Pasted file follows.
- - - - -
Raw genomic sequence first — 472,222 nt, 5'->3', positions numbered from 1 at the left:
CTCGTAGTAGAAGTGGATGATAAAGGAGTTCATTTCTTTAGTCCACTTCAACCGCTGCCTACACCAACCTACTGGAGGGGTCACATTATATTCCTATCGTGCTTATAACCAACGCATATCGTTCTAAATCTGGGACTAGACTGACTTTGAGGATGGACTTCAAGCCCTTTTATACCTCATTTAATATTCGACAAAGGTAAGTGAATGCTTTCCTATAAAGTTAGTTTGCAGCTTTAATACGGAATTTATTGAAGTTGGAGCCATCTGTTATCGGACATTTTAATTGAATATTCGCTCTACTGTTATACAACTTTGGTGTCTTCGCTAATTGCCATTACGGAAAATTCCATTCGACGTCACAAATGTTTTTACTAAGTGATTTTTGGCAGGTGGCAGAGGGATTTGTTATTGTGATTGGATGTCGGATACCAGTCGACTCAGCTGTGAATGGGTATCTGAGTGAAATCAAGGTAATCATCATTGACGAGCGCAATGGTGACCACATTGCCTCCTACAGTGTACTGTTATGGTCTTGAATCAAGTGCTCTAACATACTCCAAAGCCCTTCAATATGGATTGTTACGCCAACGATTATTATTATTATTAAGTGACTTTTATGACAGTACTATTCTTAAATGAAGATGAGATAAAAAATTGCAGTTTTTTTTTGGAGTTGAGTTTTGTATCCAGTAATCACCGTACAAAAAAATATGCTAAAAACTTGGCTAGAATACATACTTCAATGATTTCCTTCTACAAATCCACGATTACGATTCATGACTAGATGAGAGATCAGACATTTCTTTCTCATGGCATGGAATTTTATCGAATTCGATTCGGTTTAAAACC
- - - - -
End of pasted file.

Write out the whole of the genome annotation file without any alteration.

Raw genomic sequence first — 472,222 nt, 5'->3', positions numbered from 1 at the left:
CTCGTAGTAGAAGTGGATGATAAAGGAGTTCATTTCTTTAGTCCACTTCAACCGCTGCCTACACCAACCTACTGGAGGGGTCACATTATATTCCTATCGTGCTTATAACCAACGCATATCGTTCTAAATCTGGGACTAGACTGACTTTGAGGATGGACTTCAAGCCCTTTTATACCTCATTTAATATTCGACAAAGGTAAGTGAATGCTTTCCTATAAAGTTAGTTTGCAGCTTTAATACGGAATTTATTGAAGTTGGAGCCATCTGTTATCGGACATTTTAATTGAATATTCGCTCTACTGTTATACAACTTTGGTGTCTTCGCTAATTGCCATTACGGAAAATTCCATTCGACGTCACAAATGTTTTTACTAAGTGATTTTTGGCAGGTGGCAGAGGGATTTGTTATTGTGATTGGATGTCGGATACCAGTCGACTCAGCTGTGAATGGGTATCTGAGTGAAATCAAGGTAATCATCATTGACGAGCGCAATGGTGACCACATTGCCTCCTACAGTGTACTGTTATGGTCTTGAATCAAGTGCTCTAACATACTCCAAAGCCCTTCAATATGGATTGTTACGCCAACGATTATTATTATTATTAAGTGACTTTTATGACAGTACTATTCTTAAATGAAGATGAGATAAAAAATTGCAGTTTTTTTTTGGAGTTGAGTTTTGTATCCAGTAATCACCGTACAAAAAAATATGCTAAAAACTTGGCTAGAATACATACTTCAATGATTTCCTTCTACAAATCCACGATTACGATTCATGACTAGATGAGAGATCAGACATTTCTTTCTCATGGCATGGAATTTTATCGAATTCGATTCGGTTTAAAACC